Cardioversion: Afib Rhythm Control

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If you're having problems with your heart rhythm (arrhythmia), cardioversion can reset it. It can stop a dangerous arrhythmia, like atrial fibrillation (afib), in its tracks. Once we've got your heart rhythm under control, we can treat the cause of the arrhythmia.

Heart Rhythm Control at UVA Health

At UVA Health, we're always exploring new ways to treat and manage heart rhythm disorders. Our arrhythmia care was the first of its kind in Virginia. We offer a range of advanced treatments you can't always find nearby. And you'll have access to clinical trials as part of our research center.

See the awards and recognition we've received for our heart care.


Cardioversion controls how fast your heart beats (rate control). There are two types of cardioversion:

Electrical cardioversion: Pads placed over your chest send an electric shock to your heart. The shock causes your heart's uneven electric pulses to stop and go back into a normal rhythm. You'll get medicine during this procedure so that you aren't aware of the shock.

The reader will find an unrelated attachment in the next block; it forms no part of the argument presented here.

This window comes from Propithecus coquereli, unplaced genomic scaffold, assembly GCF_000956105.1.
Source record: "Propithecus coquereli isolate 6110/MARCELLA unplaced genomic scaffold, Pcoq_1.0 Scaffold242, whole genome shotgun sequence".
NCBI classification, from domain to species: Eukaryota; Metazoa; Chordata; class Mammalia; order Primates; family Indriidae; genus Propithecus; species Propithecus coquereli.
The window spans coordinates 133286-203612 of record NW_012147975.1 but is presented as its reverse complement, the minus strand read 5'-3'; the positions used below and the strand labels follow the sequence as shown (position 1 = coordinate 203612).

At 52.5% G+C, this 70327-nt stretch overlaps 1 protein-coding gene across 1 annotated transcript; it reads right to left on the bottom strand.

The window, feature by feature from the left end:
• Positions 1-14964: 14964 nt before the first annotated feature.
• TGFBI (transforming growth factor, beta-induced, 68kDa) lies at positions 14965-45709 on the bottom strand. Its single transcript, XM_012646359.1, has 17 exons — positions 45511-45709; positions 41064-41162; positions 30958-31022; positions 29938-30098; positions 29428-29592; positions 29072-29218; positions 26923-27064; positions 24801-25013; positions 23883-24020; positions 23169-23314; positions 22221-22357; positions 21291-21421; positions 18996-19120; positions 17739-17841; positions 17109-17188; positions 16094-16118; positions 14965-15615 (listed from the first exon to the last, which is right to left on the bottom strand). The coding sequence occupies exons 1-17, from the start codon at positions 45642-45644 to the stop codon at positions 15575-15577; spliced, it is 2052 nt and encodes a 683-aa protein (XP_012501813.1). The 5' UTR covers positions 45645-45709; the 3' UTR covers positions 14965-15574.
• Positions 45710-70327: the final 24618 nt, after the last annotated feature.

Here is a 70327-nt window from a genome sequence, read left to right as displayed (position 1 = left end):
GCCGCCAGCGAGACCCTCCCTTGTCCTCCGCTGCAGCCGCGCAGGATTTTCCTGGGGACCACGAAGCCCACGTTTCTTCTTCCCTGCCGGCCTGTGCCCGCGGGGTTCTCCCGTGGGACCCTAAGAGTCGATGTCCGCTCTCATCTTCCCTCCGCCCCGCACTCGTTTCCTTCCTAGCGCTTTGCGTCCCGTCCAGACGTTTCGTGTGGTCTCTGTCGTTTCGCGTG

Chemical (drug) cardioversion: Medicines are used to reset the heart's normal rhythm.

Keeping a Normal Rhythm

Once we get your heart back to a normal rhythm, you'll need more treatment to maintain it. Treatments may include:


These medicines work on your heart cells. They can help keep your heart at a normal rhythm. You may need to take them once or several times a day.

For some medicines, you'll have to stay in the hospital for 48-72 hours to start them. You might need regular blood tests to watch the level of the medicine in your blood. We may also watch your kidney, liver, or thyroid to make sure they're working right.


At UVA Health, you can get heart ablation through:

  • Catheter-based procedures
  • Open ablation surgery


Heart devices, like pacemakers, can help spot, manage, and treat dangerous heart rhythms.